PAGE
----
A plan to turn some of London's most congested streets into a 180mph race track was veering towards the pits last night as Formula One chief Bernie Ecclestone's vision for a London Grand Prix was announced.
It could be the first time since 1938 that the city has hosted an international competitive motor race with billionaire Mr Ecclestone offering to provide £35m backing for the project.
Under the proposal, which was unveiled during a glitzy video presentation by Lewis Hamilton and McLaren team-mate Jenson Button at the RAC Club in Pall Mall, powerful supercars would race around a 3.2-mile circuit.
They would pass Buckingham Palace, the House of Commons and race alongside the Thames before returning via Piccadilly Circus – a route expected to take only 93 seconds.
Former world champion Mr Hamilton said: "A grand prix here would be the best thing in the world, the biggest event, sensational."
But green campaigners, business leaders and taxi drivers raised concerns about the plan, while Westminster Council, which would be responsible for the track, said it had not been consulted.
Motor sport insiders insisted it was little more than a pipe dream long-held by Mr Ecclestone. Experts pointed out that the route took in Admiralty Arch and that its three single-lane arches made it impossible for motor racing.
A similar plan to turn the Olympic Stadium in Stratford into an F1 track is currently being considered by the London Legacy Development Corporation. It is feared the street race, sponsored by Spanish banking giant Santander, could cause a month of disruption, as it does in Monaco. Previous attempts to stage the race in the capital have failed, although a demonstration event through the West End in 2004 was popular.
London Mayor Boris Johnson said he would need to be convinced of the economic case for the event, which comes amid trepidation over city-wide disruption during the Olympics. "I am broadly positive providing we can satisfy the air quality and noise issues," he said.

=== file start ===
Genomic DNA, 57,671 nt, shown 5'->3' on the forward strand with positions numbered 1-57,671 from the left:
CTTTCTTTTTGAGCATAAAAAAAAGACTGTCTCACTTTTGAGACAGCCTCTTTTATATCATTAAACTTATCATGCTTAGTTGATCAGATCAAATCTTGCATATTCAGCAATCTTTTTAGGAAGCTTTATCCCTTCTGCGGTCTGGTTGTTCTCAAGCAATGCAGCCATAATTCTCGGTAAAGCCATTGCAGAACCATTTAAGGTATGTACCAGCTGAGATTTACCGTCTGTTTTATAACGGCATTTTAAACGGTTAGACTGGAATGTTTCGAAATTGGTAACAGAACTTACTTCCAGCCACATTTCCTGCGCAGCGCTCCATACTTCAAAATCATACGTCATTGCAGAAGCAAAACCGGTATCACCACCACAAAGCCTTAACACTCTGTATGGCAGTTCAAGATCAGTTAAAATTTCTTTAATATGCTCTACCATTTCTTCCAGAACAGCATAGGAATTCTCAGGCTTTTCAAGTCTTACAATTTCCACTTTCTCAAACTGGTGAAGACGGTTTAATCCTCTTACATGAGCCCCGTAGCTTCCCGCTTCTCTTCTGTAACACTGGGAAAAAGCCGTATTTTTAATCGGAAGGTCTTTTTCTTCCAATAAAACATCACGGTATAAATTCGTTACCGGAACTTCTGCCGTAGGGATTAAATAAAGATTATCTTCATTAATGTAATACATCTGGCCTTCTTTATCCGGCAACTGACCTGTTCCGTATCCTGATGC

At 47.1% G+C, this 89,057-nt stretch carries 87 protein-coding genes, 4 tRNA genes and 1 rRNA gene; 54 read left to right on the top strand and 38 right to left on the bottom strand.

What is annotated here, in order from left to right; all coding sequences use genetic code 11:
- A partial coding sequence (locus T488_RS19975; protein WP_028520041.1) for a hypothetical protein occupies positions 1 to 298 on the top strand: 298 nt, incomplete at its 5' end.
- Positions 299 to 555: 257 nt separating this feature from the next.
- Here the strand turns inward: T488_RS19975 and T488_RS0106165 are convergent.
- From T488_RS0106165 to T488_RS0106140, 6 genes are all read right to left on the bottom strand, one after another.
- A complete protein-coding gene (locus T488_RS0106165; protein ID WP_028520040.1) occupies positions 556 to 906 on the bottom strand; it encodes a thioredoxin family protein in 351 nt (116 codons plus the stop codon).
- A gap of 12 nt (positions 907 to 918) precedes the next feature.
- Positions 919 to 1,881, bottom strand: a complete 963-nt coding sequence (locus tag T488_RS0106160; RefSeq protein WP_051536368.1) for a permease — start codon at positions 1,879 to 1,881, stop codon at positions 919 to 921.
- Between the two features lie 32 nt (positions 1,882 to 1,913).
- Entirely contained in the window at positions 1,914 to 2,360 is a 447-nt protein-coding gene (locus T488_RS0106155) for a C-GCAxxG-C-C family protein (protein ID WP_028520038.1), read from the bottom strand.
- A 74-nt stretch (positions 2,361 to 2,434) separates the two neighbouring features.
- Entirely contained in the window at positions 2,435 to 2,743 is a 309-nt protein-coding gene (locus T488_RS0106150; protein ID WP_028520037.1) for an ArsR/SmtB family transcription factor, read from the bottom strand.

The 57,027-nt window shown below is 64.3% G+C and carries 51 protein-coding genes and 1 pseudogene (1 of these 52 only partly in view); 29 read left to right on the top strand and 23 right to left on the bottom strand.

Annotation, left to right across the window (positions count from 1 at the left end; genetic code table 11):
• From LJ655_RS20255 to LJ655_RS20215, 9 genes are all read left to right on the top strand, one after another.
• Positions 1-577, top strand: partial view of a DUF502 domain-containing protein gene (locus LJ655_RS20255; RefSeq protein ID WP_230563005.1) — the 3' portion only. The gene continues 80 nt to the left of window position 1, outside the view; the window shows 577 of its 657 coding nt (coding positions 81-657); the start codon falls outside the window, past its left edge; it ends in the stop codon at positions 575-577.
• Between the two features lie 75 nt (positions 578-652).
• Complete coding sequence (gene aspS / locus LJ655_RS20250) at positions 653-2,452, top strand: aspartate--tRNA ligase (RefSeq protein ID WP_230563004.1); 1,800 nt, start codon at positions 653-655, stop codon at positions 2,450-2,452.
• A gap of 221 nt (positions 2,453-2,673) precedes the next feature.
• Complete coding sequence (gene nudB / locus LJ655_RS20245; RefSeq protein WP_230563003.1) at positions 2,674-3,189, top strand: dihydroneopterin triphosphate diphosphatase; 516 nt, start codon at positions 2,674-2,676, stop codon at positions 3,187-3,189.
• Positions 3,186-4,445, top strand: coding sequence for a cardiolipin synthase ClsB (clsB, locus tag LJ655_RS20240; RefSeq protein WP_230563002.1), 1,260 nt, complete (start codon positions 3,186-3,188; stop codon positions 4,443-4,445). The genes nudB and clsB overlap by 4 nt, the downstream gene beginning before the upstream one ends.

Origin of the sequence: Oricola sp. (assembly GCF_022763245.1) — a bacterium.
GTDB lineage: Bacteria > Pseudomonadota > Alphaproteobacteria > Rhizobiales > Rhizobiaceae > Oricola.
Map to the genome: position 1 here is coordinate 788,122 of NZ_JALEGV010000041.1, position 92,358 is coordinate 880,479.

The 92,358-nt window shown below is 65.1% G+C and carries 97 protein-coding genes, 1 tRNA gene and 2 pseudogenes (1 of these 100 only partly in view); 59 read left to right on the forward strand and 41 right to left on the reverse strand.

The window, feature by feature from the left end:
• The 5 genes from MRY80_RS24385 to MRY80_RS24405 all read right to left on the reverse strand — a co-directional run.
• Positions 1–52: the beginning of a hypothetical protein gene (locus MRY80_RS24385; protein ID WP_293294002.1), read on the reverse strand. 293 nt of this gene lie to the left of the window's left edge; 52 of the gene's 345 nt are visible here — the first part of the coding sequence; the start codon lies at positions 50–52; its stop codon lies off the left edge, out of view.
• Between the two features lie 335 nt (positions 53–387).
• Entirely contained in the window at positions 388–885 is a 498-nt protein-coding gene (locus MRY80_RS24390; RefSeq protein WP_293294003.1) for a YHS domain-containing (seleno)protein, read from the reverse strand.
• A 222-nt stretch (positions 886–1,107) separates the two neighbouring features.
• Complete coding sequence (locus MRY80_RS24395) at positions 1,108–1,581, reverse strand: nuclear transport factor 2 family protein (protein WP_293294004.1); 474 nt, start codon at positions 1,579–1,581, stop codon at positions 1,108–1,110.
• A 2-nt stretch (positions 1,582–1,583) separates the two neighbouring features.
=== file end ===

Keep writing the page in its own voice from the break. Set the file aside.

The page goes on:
Backers claimed the event could net £100m for the London economy and be watched by 120,000 spectators. But Robert Davis, deputy leader of Westminster City Council, said the announcement had come out of the blue. "This is an event that would have obvious benefits to London in terms of finance and profile – but the council will wish to also put forward any concerns we receive from residents," he said.
Darren Johnson, London Assembly member for the Green Party, urged the Mayor to veto the "crazy" plan.
John Thomas, chairman of the Licensed Taxi Drivers Association, said his members were being hit by the imposition of route changes and rank closures as a result of the Olympics.
"This is their shop floor – it is their place of work," he said. "There will be more tourists but there will also be disruption. I just hope that whoever organises it is not the same person who organised the Olympics."
Business leaders cautiously welcomed the idea. Jace Tyrrell of the New West End Company, which represents retailers, said: "Do we want events to promote the city around the world? Yes, we do. But we need to make sure it doesn't impact on traders."
Mr Ecclestone, 81, believes the race would be a winner. "It would be fantastic, good for London, good for England – a lot better than the Olympics."
However, the announcement comes a day after a former business associate of Mr Ecclestone was jailed for more than eight years by a German court for tax evasion and bribery. The case centred on a £28m payment by the motor racing supremo made in connection with the sale of a stake in Formula One to a private equity group in 2006. Mr Ecclestone admitted making the payment but said it was to avoid being blackmailed. He denied any wrongdoing, and said he was now facing an inquiry into his tax affairs by the UK authorities.